Strong northerly winds on the backside of a broad central US low pressure system resulted in widespread dense blowing dust across the southern high plains on 15 Jan 2021. Wind gusts of 45-65 knots initiated blowing dust across eastern Colorado during the mid-late morning, which expanded south-southeast into southwest Kansas and the OK/TX panhandles by late morning into the early afternoon. The blowing dust resulted in widespread and prolonged visibility reductions to less than 2 miles, with temporary reductions to near-zero captured on video. These reduced visibilities prompted the issuance of multiple NWS Dust Storm and Blowing Dust warnings, as well as road closures.
Some images from within the dust plume:
A GOES-East 1-min mesoscale sector was available over the region of blowing dust, thanks to a request the previous evening by NWS Norman for Fire Weather. The initiation of blowing dust in the morning across southeast Colorado is observed and tracked efficiently by GOES-East 1-min VIS-SWD combo, a procedure which can be created in AWIPS (Fig 1). The combo uses a semi-transparent SWD overlay with a range centered around that of the dust signal, allowing areas of potential dust to “pop”. The animation depicts the issuance of Dust Storm Warnings in relation to the dust evolution.
According to a NWS Pueblo forecaster, the GOES imagery aided in determining where and where not significant blowing dust was occurring, and was used in combination with surface obs and webcams to issue the warning. See text below for one of the warnings issued by NWS Pueblo (Fig 2).
Panning out and observing the daytime evolution using GOES-East Geocolor, we see the location of the blowing dust in relation to the larger cyclone centered over Missouri/Illinois (Fig 3). The dust, in this case, is easy to diagnose in Geocolor, especially later in the day as forward scattering increases for GOES-East. Note, GOES-West provided slightly better detection of the dust in the reflectance bands and products during the morning (more forward scattering), but was only available at 10-min resolution, vs 5-min and 1-min from GOES-East.
The DEBRA-Dust product, available on the CIRA Slider, can similarly be used in combination with Geocolor imagery to highlight areas of blowing dust. With this event, the algorithm performed very well in capturing the blowing dust with no apparent false alarm, from both GOES-East (Fig 4a) and GOES-West (Fig 4b).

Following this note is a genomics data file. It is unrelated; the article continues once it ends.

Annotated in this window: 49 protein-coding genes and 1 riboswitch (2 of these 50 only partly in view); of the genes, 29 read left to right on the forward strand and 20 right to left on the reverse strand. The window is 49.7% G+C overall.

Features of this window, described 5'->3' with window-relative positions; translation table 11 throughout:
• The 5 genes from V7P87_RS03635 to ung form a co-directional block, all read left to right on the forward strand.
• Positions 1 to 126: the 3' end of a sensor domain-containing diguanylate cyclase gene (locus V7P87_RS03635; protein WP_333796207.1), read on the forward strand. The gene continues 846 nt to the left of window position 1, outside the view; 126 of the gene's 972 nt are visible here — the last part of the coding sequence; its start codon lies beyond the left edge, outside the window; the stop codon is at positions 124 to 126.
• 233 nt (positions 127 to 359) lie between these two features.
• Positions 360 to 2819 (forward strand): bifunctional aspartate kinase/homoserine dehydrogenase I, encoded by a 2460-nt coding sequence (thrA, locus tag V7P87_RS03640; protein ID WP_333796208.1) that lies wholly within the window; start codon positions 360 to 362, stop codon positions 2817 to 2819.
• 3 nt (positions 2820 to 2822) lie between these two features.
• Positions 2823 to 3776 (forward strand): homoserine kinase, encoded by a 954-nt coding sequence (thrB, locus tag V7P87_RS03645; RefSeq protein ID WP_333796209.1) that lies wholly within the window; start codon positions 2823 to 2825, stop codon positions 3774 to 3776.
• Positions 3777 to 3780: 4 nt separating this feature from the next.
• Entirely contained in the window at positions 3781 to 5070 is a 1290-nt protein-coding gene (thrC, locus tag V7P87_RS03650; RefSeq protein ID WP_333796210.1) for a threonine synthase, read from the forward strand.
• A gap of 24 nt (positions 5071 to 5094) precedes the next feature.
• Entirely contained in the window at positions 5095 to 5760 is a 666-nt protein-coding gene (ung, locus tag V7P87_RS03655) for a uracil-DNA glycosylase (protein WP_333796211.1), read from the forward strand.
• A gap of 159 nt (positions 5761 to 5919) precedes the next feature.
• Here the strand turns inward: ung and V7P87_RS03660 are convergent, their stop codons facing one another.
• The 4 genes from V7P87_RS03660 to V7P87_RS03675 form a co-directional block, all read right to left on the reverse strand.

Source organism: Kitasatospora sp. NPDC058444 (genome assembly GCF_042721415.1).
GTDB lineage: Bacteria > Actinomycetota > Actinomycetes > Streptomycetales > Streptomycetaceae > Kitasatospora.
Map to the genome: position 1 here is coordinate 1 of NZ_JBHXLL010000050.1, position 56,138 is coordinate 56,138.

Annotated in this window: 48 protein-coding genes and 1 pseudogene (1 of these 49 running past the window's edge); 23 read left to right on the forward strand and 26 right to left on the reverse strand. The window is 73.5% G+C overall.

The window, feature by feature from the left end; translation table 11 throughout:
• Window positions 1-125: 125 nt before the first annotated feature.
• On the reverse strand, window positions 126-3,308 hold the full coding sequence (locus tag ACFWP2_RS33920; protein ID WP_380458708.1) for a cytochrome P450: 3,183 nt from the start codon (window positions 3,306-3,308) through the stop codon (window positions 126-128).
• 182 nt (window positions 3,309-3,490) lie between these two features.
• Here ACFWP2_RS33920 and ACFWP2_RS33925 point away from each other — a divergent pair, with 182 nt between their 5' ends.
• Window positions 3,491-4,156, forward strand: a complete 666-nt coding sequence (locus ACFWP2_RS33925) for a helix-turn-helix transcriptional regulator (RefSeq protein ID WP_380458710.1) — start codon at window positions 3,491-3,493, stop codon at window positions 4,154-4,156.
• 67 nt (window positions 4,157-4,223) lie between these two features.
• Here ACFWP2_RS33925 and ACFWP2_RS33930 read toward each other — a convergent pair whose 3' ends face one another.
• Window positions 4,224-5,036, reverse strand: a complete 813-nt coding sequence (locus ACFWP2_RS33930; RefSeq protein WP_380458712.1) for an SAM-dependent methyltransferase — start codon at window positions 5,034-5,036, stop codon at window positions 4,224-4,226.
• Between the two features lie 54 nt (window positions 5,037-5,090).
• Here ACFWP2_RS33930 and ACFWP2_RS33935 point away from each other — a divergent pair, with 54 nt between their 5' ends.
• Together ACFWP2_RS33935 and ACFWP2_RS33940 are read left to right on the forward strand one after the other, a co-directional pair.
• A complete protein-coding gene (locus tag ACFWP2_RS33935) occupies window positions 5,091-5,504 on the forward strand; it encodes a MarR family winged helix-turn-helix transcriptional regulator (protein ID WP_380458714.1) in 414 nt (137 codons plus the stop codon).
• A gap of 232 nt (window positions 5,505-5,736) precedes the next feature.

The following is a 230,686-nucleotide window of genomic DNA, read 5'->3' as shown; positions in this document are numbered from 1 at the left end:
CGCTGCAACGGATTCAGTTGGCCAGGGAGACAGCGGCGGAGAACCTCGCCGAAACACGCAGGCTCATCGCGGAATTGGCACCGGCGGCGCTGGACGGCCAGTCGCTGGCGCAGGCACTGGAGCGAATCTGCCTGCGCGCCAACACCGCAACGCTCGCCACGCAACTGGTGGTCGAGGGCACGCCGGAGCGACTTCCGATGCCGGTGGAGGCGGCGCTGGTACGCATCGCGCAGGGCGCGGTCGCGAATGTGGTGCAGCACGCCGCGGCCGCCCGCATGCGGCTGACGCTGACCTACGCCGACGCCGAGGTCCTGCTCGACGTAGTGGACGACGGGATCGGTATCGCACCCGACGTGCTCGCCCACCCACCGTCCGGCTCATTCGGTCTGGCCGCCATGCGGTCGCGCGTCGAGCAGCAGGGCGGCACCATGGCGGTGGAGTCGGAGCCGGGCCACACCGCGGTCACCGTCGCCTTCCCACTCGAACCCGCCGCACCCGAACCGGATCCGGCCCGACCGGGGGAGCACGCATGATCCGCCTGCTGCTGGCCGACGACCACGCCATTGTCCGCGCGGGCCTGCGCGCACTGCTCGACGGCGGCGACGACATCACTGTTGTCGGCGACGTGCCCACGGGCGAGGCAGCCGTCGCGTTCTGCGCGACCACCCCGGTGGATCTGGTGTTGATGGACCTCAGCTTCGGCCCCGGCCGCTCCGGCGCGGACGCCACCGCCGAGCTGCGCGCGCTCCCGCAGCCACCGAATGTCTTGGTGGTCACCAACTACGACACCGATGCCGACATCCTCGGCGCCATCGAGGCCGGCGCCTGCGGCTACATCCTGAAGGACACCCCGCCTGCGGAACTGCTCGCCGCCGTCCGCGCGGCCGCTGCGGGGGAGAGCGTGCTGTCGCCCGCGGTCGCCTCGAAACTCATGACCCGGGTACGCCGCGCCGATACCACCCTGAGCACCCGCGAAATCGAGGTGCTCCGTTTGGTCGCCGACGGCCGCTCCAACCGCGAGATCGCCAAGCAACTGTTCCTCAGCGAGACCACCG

Given the strong dust signal, the Dust RGB also captured the dust signal quite well as red (Fig 5).
Finally, blowing dust was easily detectable in the Dust-Fire RGB (relatively bright green), along with periodic wildfire hot spots (red pixels) within and near the dust (Fig 6). This RGB is a useful situational awareness tool for tracking both the evolution of blowing dust and new wildfire starts, phenomena which occur under similar environmental conditions.
The NWS Aviation Weather Center issued multiple IFR SIGMETS due to the blowing dust, utilizing satellite imagery and surface obs (Fig 7). An AWC forecaster noted their increasing use of the Dust RGB in operations, and that it was utilized today to assist in product issuance.
VIIRS imagery provided a high resolution view of of the dust plume during the early afternoon. The Day Land Cloud RGB, created using the 1.6 um, 0.86 um, and 0.64 um I band channels for the RGB components, respectively, provides us with a 375 m RGB effective at highlighting lofted dust and distinguishing it from other features (Fig 8a and 8b). Blowing dust appears as relatively bright brown to tan, while liquid cloud tops are white/gray, ice cloud tops are cyan, and snow cover an even brighter cyan.
Even higher resolution imagery, 10 m true color, from Sentinel-2 was available over the blowing dust during the late morning when the event was well underway (Fig 9a and 9b). The zoomed in view captures areas of both transparent and opaque dust advancing across HWY 50 between Lamar and Holly in southeast Colorado.
NWS offices experiencing the blowing dust were active on social media sharing GOES imagery of the event as part of their Decision Support Services.
To close, the full daytime evolution of the blowing dust viewed in the GOES-East 5-min Geocolor/SWD image combo, with Dust Storm Warning polygons overlaid (Fig 10).
The blowing dust would continue to travel southeast through the night, reaching the Gulf of Mexico by the next morning. GOES-East IR-based multispectral products were effective in continuing to track the lofted dust through the evening. Shown is a modified version of the Dust RGB, with lofted dust appearing as a dark blue relative to surrounding areas (Fig 11). The CIRA geocolor product is appended to the start and end of the loop to capture the daytime reflectance view of the dust on either end.
Bill Line, NESDIS and CIRA, Steve Hodanish (NWS PUB), Declan Cannon (NWS AWC)